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News from a wargamer with a special interest in the military history of the Balkans. It mainly covers my current reading and wargaming projects. For more detail you can visit the web sites I edit - Balkan Military History and Glasgow & District Wargaming Society. Or follow me on Twitter @Balkan_Dave
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Tuesday 8 October 2019

Siege of Sevastopol 1941-42

Not a new book, but I recently picked up a copy of this Concord publication on the German siege of Sevastopol in 1941-42, by Hans Seidler.

In September 1941, General Erich von Manstein was tasked with invading the Crimea and capturing the Soviet naval base at Sevastopol. He had two corps, totally seven divisions, supported by three Romanian divisions. The Soviets defended the city with elements from the Black Sea Fleet and the Coastal Army under Petrov. The city garrison had 19 marine battalions, one brigade and three regiments of infantry, later reinforced from Odessa and Kerch.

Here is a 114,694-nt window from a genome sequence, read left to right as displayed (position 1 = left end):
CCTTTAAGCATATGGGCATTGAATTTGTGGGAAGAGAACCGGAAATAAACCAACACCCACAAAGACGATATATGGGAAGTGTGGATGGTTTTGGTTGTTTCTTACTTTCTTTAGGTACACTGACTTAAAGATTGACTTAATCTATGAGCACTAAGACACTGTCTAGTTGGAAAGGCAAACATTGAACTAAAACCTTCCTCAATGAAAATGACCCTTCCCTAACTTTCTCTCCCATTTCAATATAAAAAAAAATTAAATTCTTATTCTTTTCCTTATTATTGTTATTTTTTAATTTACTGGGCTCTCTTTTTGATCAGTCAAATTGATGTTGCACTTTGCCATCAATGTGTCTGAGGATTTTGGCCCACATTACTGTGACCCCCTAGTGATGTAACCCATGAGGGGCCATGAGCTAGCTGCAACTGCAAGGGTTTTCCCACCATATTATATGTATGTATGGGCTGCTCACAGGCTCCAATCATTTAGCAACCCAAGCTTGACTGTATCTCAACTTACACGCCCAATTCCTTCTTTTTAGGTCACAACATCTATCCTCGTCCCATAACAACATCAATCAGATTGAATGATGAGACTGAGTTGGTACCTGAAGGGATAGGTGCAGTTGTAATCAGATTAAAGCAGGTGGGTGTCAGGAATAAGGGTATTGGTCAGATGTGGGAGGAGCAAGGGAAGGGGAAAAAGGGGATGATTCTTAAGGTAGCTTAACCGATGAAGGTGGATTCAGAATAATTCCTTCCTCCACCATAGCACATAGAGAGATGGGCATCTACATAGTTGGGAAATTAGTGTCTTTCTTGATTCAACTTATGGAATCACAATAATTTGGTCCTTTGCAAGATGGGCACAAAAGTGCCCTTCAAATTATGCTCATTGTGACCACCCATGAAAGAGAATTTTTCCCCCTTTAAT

Manstein tried a quick storming of the city after his Crimean breakthrough, but this attack failed and both sides settled down for a siege. He brought up heavy artillery and tried several large scale assaults, but the fortifications held. The bombardment by land and air continued into the summer months and the Germans finally breached the outer defences in June, before the fortress collapsed on 9 July. Some 90,000 Soviet troops were captured.

After a short introduction, this book includes dozens of period photos. They cover a wide range of units and equipment, mostly German, but also destroyed and captured Soviet troops and kit. They include a rare glimpse of the super heavy rail guns used during the siege. In addition, there are four colour plates by Dmitry Zgonnik of German troops during the campaign.

Soviet naval riflemen from my collection in 15mm

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